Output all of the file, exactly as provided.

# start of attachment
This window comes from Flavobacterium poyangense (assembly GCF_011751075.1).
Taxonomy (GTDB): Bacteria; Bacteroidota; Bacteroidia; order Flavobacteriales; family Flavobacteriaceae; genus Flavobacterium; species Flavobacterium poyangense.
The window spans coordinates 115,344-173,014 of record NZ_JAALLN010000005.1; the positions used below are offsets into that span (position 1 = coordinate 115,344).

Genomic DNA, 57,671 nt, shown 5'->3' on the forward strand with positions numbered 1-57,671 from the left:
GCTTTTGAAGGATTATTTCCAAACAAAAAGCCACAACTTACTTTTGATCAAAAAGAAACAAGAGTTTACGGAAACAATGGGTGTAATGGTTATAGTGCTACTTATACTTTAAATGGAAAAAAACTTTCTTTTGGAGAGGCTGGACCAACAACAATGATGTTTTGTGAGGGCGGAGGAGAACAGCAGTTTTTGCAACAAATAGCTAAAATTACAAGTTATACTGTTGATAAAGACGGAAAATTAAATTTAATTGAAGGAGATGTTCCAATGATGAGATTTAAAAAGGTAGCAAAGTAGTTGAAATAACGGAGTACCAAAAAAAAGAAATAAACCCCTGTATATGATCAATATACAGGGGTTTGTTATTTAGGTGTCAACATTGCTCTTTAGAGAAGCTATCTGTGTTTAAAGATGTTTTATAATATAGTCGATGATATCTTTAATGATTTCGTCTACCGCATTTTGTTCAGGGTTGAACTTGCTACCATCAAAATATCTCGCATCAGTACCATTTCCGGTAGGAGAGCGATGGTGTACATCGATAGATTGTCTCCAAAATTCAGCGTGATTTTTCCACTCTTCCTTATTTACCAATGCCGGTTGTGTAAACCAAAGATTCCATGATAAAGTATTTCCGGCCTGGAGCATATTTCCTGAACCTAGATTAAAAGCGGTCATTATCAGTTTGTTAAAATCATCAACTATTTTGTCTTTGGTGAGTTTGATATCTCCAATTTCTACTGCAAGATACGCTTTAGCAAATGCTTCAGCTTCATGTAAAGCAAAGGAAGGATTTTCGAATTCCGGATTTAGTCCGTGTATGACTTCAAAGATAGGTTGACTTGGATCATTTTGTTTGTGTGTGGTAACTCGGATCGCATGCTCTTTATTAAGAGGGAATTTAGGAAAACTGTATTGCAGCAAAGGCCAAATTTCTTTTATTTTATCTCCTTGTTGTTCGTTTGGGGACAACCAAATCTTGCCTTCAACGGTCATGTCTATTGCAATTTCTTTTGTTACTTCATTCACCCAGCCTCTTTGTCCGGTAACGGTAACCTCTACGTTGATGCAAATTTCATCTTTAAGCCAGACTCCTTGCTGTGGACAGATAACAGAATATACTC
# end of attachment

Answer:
This window comes from Flavobacterium poyangense (assembly GCF_011751075.1).
Taxonomy (GTDB): Bacteria; Bacteroidota; Bacteroidia; order Flavobacteriales; family Flavobacteriaceae; genus Flavobacterium; species Flavobacterium poyangense.
The window spans coordinates 115,344-173,014 of record NZ_JAALLN010000005.1; the positions used below are offsets into that span (position 1 = coordinate 115,344).

Genomic DNA, 57,671 nt, shown 5'->3' on the forward strand with positions numbered 1-57,671 from the left:
GCTTTTGAAGGATTATTTCCAAACAAAAAGCCACAACTTACTTTTGATCAAAAAGAAACAAGAGTTTACGGAAACAATGGGTGTAATGGTTATAGTGCTACTTATACTTTAAATGGAAAAAAACTTTCTTTTGGAGAGGCTGGACCAACAACAATGATGTTTTGTGAGGGCGGAGGAGAACAGCAGTTTTTGCAACAAATAGCTAAAATTACAAGTTATACTGTTGATAAAGACGGAAAATTAAATTTAATTGAAGGAGATGTTCCAATGATGAGATTTAAAAAGGTAGCAAAGTAGTTGAAATAACGGAGTACCAAAAAAAAGAAATAAACCCCTGTATATGATCAATATACAGGGGTTTGTTATTTAGGTGTCAACATTGCTCTTTAGAGAAGCTATCTGTGTTTAAAGATGTTTTATAATATAGTCGATGATATCTTTAATGATTTCGTCTACCGCATTTTGTTCAGGGTTGAACTTGCTACCATCAAAATATCTCGCATCAGTACCATTTCCGGTAGGAGAGCGATGGTGTACATCGATAGATTGTCTCCAAAATTCAGCGTGATTTTTCCACTCTTCCTTATTTACCAATGCCGGTTGTGTAAACCAAAGATTCCATGATAAAGTATTTCCGGCCTGGAGCATATTTCCTGAACCTAGATTAAAAGCGGTCATTATCAGTTTGTTAAAATCATCAACTATTTTGTCTTTGGTGAGTTTGATATCTCCAATTTCTACTGCAAGATACGCTTTAGCAAATGCTTCAGCTTCATGTAAAGCAAAGGAAGGATTTTCGAATTCCGGATTTAGTCCGTGTATGACTTCAAAGATAGGTTGACTTGGATCATTTTGTTTGTGTGTGGTAACTCGGATCGCATGCTCTTTATTAAGAGGGAATTTAGGAAAACTGTATTGCAGCAAAGGCCAAATTTCTTTTATTTTATCTCCTTGTTGTTCGTTTGGGGACAACCAAATCTTGCCTTCAACGGTCATGTCTATTGCAATTTCTTTTGTTACTTCATTCACCCAGCCTCTTTGTCCGGTAACGGTAACCTCTACGTTGATGCAAATTTCATCTTTAAGCCAGACTCCTTGCTGTGGACAGATAACAGAATATACTC